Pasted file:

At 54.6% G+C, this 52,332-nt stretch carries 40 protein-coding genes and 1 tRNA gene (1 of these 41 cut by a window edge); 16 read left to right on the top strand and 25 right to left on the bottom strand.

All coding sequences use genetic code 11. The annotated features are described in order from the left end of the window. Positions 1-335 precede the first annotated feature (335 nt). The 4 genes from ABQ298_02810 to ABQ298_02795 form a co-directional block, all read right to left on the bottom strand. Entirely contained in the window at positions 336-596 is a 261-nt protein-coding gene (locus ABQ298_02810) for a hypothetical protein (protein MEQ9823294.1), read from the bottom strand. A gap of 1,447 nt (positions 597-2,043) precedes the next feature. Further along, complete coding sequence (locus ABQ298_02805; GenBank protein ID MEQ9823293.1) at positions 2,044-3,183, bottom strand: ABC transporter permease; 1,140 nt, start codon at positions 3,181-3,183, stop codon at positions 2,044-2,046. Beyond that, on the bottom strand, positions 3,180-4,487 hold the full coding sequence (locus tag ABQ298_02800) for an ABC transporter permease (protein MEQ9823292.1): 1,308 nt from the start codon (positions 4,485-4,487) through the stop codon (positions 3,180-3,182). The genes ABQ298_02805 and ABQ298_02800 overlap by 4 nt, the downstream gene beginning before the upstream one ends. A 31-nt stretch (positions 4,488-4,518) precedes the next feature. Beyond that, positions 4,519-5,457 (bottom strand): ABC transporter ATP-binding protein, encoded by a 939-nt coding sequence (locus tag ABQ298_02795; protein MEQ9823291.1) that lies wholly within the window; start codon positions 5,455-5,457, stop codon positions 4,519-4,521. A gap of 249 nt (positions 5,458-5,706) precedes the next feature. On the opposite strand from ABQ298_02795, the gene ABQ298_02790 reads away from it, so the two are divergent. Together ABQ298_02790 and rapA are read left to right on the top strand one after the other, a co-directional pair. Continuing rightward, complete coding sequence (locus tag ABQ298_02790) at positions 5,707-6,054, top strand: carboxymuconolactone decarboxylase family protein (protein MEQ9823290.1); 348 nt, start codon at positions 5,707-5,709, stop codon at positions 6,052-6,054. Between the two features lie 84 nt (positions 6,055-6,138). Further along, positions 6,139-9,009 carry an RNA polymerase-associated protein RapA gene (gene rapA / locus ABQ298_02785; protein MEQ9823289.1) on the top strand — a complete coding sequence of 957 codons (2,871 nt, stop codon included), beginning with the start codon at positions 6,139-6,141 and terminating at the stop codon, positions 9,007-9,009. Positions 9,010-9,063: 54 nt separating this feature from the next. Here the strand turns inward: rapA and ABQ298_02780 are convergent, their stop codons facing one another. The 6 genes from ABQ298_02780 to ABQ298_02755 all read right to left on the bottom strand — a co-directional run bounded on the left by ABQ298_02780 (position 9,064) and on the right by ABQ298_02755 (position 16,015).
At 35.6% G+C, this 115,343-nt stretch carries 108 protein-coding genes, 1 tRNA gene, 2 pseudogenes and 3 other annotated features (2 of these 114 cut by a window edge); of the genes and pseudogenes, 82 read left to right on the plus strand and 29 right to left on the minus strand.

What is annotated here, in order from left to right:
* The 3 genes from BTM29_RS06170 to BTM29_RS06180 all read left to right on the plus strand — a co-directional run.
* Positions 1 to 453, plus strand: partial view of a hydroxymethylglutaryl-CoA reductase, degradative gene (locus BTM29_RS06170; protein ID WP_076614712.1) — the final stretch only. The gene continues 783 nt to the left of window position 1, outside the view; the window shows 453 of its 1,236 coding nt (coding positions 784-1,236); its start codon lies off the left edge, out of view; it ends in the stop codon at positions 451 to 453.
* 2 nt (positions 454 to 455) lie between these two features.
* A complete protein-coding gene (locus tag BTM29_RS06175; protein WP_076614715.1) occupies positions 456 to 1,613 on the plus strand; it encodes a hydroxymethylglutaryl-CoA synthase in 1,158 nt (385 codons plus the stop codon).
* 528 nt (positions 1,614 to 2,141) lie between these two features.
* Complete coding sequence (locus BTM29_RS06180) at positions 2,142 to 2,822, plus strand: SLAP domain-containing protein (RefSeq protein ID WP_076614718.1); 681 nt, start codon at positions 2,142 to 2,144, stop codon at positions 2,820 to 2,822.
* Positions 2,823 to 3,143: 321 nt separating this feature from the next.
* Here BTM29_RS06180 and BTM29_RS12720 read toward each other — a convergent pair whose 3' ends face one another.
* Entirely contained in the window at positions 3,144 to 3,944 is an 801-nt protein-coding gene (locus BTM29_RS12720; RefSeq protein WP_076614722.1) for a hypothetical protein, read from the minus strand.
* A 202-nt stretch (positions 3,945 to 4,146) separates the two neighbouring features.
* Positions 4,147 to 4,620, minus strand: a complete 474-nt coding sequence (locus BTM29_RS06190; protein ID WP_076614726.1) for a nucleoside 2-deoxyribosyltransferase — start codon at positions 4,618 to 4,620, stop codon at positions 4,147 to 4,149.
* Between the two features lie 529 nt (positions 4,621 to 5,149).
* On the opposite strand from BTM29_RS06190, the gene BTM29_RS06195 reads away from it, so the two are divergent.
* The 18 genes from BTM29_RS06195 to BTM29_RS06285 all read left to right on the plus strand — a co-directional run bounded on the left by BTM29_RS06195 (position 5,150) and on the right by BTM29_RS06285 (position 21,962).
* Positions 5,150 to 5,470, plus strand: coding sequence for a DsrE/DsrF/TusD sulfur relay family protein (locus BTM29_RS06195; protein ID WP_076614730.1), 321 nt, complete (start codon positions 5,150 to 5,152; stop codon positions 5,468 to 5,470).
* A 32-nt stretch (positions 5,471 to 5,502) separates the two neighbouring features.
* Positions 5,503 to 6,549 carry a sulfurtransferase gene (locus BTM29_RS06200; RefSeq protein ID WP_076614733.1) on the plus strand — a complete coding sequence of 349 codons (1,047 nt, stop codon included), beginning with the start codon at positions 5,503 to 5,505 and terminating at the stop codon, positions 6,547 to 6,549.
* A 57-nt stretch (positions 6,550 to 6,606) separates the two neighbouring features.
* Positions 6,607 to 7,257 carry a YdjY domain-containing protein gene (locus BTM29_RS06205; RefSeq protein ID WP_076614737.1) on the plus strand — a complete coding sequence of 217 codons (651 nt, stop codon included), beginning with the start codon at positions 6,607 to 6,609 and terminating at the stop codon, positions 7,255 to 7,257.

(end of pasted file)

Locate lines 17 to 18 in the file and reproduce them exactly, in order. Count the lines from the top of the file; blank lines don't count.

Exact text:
* On the opposite strand from BTM29_RS06190, the gene BTM29_RS06195 reads away from it, so the two are divergent.
* The 18 genes from BTM29_RS06195 to BTM29_RS06285 all read left to right on the plus strand — a co-directional run bounded on the left by BTM29_RS06195 (position 5,150) and on the right by BTM29_RS06285 (position 21,962).